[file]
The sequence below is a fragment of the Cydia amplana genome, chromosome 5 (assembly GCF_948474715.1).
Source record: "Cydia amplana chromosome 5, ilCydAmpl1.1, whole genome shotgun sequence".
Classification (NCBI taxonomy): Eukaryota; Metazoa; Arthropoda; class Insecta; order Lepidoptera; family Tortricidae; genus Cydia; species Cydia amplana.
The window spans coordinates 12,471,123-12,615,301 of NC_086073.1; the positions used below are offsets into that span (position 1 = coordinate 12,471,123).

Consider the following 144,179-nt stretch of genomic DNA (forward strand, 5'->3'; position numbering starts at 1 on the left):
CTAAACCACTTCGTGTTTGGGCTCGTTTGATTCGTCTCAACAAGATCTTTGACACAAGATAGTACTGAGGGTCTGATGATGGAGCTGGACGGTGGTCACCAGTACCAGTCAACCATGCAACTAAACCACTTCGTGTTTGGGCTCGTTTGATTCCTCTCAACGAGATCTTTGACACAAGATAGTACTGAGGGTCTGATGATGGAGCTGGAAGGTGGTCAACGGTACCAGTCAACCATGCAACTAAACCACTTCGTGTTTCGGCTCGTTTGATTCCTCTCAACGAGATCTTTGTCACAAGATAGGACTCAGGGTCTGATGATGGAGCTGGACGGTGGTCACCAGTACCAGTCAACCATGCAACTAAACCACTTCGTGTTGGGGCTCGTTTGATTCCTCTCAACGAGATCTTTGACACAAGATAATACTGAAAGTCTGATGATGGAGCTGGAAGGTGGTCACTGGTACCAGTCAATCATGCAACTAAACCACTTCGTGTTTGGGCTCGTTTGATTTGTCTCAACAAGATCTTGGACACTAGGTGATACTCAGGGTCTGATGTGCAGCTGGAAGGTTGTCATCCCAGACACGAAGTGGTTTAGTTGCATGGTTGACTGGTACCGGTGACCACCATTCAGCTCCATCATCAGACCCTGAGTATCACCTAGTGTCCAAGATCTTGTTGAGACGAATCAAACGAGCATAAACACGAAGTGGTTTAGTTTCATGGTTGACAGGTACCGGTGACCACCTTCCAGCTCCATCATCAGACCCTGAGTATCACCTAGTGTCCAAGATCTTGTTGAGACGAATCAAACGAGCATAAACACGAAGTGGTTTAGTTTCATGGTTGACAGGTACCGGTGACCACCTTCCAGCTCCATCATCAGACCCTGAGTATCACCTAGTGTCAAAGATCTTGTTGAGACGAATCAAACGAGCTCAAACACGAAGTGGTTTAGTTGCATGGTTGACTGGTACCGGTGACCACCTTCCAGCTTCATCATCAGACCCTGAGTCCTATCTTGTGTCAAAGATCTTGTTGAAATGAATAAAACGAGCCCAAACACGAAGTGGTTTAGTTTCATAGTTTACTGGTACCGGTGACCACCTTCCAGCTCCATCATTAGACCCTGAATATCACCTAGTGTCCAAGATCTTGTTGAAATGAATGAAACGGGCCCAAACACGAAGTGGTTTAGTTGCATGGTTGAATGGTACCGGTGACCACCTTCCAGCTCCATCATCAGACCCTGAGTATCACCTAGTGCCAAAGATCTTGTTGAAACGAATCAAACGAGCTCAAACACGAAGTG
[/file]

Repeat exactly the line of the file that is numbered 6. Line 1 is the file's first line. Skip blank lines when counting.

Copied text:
CTAAACCACTTCGTGTTTGGGCTCGTTTGATTCGTCTCAACAAGATCTTTGACACAAGATAGTACTGAGGGTCTGATGATGGAGCTGGACGGTGGTCACCAGTACCAGTCAACCATGCAACTAAACCACTTCGTGTTTGGGCTCGTTTGATTCCTCTCAACGAGATCTTTGACACAAGATAGTACTGAGGGTCTGATGATGGAGCTGGAAGGTGGTCAACGGTACCAGTCAACCATGCAACTAAACCACTTCGTGTTTCGGCTCGTTTGATTCCTCTCAACGAGATCTTTGTCACAAGATAGGACTCAGGGTCTGATGATGGAGCTGGACGGTGGTCACCAGTACCAGTCAACCATGCAACTAAACCACTTCGTGTTGGGGCTCGTTTGATTCCTCTCAACGAGATCTTTGACACAAGATAATACTGAAAGTCTGATGATGGAGCTGGAAGGTGGTCACTGGTACCAGTCAATCATGCAACTAAACCACTTCGTGTTTGGGCTCGTTTGATTTGTCTCAACAAGATCTTGGACACTAGGTGATACTCAGGGTCTGATGTGCAGCTGGAAGGTTGTCATCCCAGACACGAAGTGGTTTAGTTGCATGGTTGACTGGTACCGGTGACCACCATTCAGCTCCATCATCAGACCCTGAGTATCACCTAGTGTCCAAGATCTTGTTGAGACGAATCAAACGAGCATAAACACGAAGTGGTTTAGTTTCATGGTTGACAGGTACCGGTGACCACCTTCCAGCTCCATCATCAGACCCTGAGTATCACCTAGTGTCCAAGATCTTGTTGAGACGAATCAAACGAGCATAAACACGAAGTGGTTTAGTTTCATGGTTGACAGGTACCGGTGACCACCTTCCAGCTCCATCATCAGACCCTGAGTATCACCTAGTGTCAAAGATCTTGTTGAGACGAATCAAACGAGCTCAAACACGAAGTGGTTTAGTTGCATGGTTGACTGGTACCGGTGACCACCTTCCAGCTTCATCATCAGACCCTGAGTCCTATCTTGTGTCAAAGATCTTGTTGAAATGAATAAAACGAGCCCAAACACGAAGTGGTTTAGTTTCATAGTTTACTGGTACCGGTGACCACCTTCCAGCTCCATCATTAGACCCTGAATATCACCTAGTGTCCAAGATCTTGTTGAAATGAATGAAACGGGCCCAAACACGAAGTGGTTTAGTTGCATGGTTGAATGGTACCGGTGACCACCTTCCAGCTCCATCATCAGACCCTGAGTATCACCTAGTGCCAAAGATCTTGTTGAAACGAATCAAACGAGCTCAAACACGAAGTG